'No Easy Answers': Businesses Start To Reopen Along Colorado's 'Safer-At-Home' Timeline
Thousands of non-essential retail stores in Northern Colorado were given the green light to reopen for curbside pickup on Monday, marking the start of the state’s phased “safer-at-home” policy. Realtors were also able to start showing homes in-person again after being limited to virtual tours for more than a month.
After closing in late March and laying off all but one of his employees, Charley Dickey, owner of Rustic Mountain Charm in Estes Park, welcomed back two workers. They helped fill curbside orders and clean up the home decor shop in preparation for a grand reopening later this week.
“We’re excited about opening up,” Dickey said. “This has been a huge loss for the past 30 days and we’re hopeful we can start making money again.”
The first day back, Dickey said he filled a “very limited” number of orders over the phone and online. He was looking forward more to Friday, when retailers in Larimer County can officially start letting customers indoors.
“‘Curbside retail’ is kinda a contradiction of a term,” Dickey said. “People browse through our store and see what they wanna buy. We can’t come to the front of the store and say ‘What would you like to buy?’ Because they don’t know.”
The start of the state’s reopening came the same day as Colorado surpassed 700 recorded deaths from COVID-19. The state now also has nearly 14,000 confirmed positive cases of the disease. Polls show most Coloradans would prefer extending the statewide stay-at-home order vs. reopening the economy.
But in a press conference Monday, Gov. Jared Polis defended his decision to begin the reopening process.
“There’s no easy answers here,” Polis said. “I’ve consulted with medical professionals, workers, business leaders and I strongly believe this is the best path forward.”
In his remarks, Polis showed several graphs illustrating how Colorado’s infection and hospitalization rates have dropped significantly over the past few weeks, mostly thanks to residents’ social distancing efforts. He also said the state has been able to beef up its PPE supply, hospital capacity and testing abilities over the past month.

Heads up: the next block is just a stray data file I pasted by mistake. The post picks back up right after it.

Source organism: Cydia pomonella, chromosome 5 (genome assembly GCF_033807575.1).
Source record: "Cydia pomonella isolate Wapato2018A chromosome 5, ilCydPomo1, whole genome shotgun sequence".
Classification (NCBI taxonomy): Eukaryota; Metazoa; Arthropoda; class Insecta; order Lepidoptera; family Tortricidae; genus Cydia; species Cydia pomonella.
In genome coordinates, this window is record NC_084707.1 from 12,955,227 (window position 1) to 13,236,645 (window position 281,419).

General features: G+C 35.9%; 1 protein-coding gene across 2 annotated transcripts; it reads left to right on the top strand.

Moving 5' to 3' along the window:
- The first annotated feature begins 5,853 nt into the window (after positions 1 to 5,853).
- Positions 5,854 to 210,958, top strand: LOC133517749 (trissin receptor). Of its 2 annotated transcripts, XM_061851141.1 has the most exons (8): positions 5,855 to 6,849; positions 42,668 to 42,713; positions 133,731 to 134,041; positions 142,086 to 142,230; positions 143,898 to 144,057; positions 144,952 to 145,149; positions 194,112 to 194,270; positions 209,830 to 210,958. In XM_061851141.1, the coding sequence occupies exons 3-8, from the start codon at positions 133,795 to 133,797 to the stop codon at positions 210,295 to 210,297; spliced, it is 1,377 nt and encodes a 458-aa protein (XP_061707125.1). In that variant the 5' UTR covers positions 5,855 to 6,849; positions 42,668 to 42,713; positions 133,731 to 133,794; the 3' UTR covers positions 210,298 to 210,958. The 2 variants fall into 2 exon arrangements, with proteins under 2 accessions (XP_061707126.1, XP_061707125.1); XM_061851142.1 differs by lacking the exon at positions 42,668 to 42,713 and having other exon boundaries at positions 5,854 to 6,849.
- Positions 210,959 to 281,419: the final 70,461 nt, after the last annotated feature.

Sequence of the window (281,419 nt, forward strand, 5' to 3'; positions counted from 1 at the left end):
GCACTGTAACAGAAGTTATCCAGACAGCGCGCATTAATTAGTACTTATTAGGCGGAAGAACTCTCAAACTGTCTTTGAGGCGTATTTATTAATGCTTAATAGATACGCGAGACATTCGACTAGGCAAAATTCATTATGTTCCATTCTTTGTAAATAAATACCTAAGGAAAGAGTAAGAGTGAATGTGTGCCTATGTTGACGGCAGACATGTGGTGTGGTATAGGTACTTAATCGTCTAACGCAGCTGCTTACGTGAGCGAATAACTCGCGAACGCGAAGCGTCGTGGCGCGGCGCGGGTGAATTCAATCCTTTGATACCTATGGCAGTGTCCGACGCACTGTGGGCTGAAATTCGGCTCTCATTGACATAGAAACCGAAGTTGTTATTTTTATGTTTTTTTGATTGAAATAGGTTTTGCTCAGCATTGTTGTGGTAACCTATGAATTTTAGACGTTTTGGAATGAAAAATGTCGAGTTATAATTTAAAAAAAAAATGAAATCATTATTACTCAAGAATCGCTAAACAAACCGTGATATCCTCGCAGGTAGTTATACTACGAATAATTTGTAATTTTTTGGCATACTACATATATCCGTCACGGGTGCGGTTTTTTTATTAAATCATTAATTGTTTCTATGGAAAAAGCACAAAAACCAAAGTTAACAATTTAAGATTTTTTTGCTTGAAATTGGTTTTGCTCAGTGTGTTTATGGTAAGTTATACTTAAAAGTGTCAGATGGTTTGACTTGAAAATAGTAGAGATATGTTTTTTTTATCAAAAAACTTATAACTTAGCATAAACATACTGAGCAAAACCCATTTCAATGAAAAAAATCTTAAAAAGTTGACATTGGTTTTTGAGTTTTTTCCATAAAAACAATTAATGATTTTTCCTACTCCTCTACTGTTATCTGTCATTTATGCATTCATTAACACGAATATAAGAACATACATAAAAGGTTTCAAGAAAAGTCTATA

“We’re laser focused on providing a safer, sustainable environment where people can earn a living and be reasonably safe in the presence of a deadly virus,” Polis said.
In Greeley, a number of hair salons reopened under Weld County’s new “safer-at-work” guidance. The county last week urged small businesses to open at their own pace, defying the state’s stricter “safer-at-home” rules.
On Monday, customers filled every chair at The Bar. Ber. Shop, a barbershop in Greeley that also offers full bar service. Stylists trimmed shaggy-haired clients in chairs spaced at least six feet apart. Most wore masks.
Jose Oregel, the owner, said he made the decision to reopen earlier than the state allowed after getting the green light from Weld County. He said the conflicting messages from state and county governments have caused confusion among the business community.
“This is all a big ol’ headache,” Oregel said. “I’d like to know what this game is that they’re playing. Just tell me if I can or can’t open up and that’s it.”
Oregel said he plans to keep cutting hair this week unless the local health department asks him to close.
Under the state’s safer-at-home rules, barbershops and some tattoo parlors are allowed to reopen Friday with strict precautions. Next week, offices can begin letting up to 50% of workers return.
That’s if they operate in a community that hasn’t extended its local stay-at-home order.
Denver, Boulder, Jefferson, Adams and Arapahoe counties have extended their local stay-at-home orders until at least May 8. Larimer County said in a statement it would more or less allow business reopenings along the state's safer-at-home timeline.
Other safer-at-home rules
The patchwork of rules around the state means Colorado’s economic recovery will likely be uneven. Kat Rico, program director at the Loveland Small Business Development Center said the region’s event-based businesses, such as the performing arts, still likely won’t start bringing in revenue for months.
“It’s affecting every industry very differently,” Rico said. “Some businesses still can’t open up, so it’s really hard to do any kind of blanket statement.”
Other businesses that can start to reopen in the coming weeks include medical practices, such as dentists, that perform elective procedures.
Businesses with high densities of customers, including nightclubs, gyms and spas, will remain closed for the foreseeable future.